Part III: Relationship Conflict, Fighting, Arguing

It seems like lots of these excerpts from dialogues and constructed meanings are needed to give you a more detailed picture about me. Here’s a quick one on relationship conflict, fighting and arguing.

Relationship ConflictRelationship ConflictRelationship Arguing

Relationship Conflict

So a client says that arguing/fighting with their partner(s) is one of their main complaints, as something about their life that they hate and fear. Despite their practicing the painful, threatening experience many times, they are not getting better at it. The conflict experience does not resolve things much – though it must if they are to push forward. Worse, people like this stop wanting each other – it’s too cold, too often. Trouble.

I might say that there is an:

Agreement To Fight (a combative alliance)

It’s one way to say that there is a very big agreement in place, when people are thinking that there are few to none. And the parties are doing a good job with it, keeping the same dynamics going as if they had agreed to them, which they have. Which dynamics? That’s where the work begins.

Shift Out Of Fighting Mode

Not reduction of conflict, per se. But a definite reduction of emotionally striking out in frustration. Understanding deeply that emotional harm will delay things further. Getting into agreement mode.

Not Making The Other ‘Wrong’

A big deal in personal development – the creation of a safe enough ‘relationship morality’ solely defined & carried out by the partners, and not subject to anyone else’s approval or veto. Non-moralizing in the traditional sense. Non-competitive. More truly relational.

“What You Did To Me –> What This Says About Us”

This is another big shift. From mano a mano to hand-in-hand, knowing ‘this is so true about us’. This is aided by the ‘relationship morality’ element, and is a general exercise in  relational skills. This can be what Schnarch called “trading pain for growth.”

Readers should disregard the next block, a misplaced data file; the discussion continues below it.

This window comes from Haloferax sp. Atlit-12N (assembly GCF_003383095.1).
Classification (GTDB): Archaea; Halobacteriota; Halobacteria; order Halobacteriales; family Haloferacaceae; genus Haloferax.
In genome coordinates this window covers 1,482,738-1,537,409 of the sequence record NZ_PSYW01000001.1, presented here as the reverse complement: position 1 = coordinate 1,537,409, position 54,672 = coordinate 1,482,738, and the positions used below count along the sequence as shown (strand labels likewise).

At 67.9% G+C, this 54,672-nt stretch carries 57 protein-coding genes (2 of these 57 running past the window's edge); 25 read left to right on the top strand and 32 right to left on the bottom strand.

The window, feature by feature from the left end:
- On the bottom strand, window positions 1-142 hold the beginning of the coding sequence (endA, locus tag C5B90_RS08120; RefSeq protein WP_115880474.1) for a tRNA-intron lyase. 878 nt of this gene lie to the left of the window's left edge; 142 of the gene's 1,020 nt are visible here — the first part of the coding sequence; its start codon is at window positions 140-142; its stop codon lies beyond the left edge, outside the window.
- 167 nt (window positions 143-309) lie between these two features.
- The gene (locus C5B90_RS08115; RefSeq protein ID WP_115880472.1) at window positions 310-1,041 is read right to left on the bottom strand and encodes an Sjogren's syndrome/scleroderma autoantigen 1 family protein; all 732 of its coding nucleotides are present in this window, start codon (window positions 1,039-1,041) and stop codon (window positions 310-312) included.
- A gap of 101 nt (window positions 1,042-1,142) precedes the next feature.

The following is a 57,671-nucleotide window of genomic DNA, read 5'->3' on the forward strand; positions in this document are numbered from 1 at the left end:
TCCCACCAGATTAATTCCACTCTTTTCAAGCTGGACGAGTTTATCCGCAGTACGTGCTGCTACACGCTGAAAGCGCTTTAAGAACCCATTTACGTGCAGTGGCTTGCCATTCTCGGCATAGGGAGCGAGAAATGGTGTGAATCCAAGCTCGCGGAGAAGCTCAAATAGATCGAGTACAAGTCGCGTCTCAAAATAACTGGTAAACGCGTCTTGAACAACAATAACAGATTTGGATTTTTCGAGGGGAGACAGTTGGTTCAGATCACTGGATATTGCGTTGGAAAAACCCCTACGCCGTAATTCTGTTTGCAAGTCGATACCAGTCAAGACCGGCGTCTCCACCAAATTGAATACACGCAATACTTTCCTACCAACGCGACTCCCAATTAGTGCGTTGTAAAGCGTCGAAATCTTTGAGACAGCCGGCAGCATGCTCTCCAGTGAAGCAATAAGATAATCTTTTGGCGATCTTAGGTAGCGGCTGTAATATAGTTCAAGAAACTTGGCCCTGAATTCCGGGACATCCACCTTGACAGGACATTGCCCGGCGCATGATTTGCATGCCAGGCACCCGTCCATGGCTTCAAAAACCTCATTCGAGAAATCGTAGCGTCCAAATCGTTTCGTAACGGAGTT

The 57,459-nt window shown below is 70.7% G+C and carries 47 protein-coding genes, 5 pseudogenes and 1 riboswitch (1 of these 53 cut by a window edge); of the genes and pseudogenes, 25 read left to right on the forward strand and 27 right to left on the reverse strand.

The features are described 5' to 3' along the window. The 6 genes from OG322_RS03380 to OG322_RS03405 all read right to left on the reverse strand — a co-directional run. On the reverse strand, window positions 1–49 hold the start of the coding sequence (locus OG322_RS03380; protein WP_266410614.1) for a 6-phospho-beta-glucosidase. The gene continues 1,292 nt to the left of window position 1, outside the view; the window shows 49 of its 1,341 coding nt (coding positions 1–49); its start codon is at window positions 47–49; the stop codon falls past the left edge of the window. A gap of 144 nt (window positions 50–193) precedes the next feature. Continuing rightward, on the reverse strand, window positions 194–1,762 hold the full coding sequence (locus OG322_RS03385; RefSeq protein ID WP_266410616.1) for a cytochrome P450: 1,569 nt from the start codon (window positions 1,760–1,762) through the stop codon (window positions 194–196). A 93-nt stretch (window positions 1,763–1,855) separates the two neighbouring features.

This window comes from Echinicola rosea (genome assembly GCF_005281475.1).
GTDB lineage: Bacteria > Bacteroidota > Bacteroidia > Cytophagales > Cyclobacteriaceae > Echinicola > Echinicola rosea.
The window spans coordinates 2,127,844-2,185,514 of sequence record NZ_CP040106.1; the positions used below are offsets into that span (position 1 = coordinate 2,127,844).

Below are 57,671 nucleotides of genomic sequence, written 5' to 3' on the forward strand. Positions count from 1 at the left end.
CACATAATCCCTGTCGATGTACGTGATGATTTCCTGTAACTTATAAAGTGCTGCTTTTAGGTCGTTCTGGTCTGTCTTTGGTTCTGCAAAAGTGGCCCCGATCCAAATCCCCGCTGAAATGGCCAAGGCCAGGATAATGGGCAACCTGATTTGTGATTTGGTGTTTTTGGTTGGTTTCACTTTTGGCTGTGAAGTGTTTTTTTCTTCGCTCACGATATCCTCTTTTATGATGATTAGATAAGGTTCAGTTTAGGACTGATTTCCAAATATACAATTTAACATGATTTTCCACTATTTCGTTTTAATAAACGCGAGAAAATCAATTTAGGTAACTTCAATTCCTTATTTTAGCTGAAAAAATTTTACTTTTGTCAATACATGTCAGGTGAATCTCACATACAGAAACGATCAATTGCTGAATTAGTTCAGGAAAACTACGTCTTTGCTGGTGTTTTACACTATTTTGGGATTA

“Competing To Be The Most Injured Party”

This is akin to the downward spiral of conflict model. But it’s rooted in a competitive level of relationship conflict development. It’s a mutual protest of vulnerability (with no increase in emotional safety). It’s also rooted in parent-child models of blaming & shaming. It has to be worked through – these are developmental steps about overall maturity.

Is There Even 5% Of What Your Partner Said That You Can Agree With?

A widely used therapy tool.

Brief Discussion & Explanation

What I blog about might be those constructs that reliably seem to help people at certain points in their development and therapy. These excerpts sometimes come up during therapy appointments, though condensed for blogging purposes. They aren’t points of view that anyone has to endorse or subscribe to.

They flow from my work, the range of human interaction and mind-mapping. They might be ‘news of a difference’, existing so that another view, another choice or option can be created by my client. Seen in the perspective of their own personal development.

Many come to life representing the exact opposite of what the client truly believes. But to hear that, I must ask you to accept my assumption as part of the picture: that the opposite of anything is ‘equally true’. That little nugget will probably need further unpacking in this blog.


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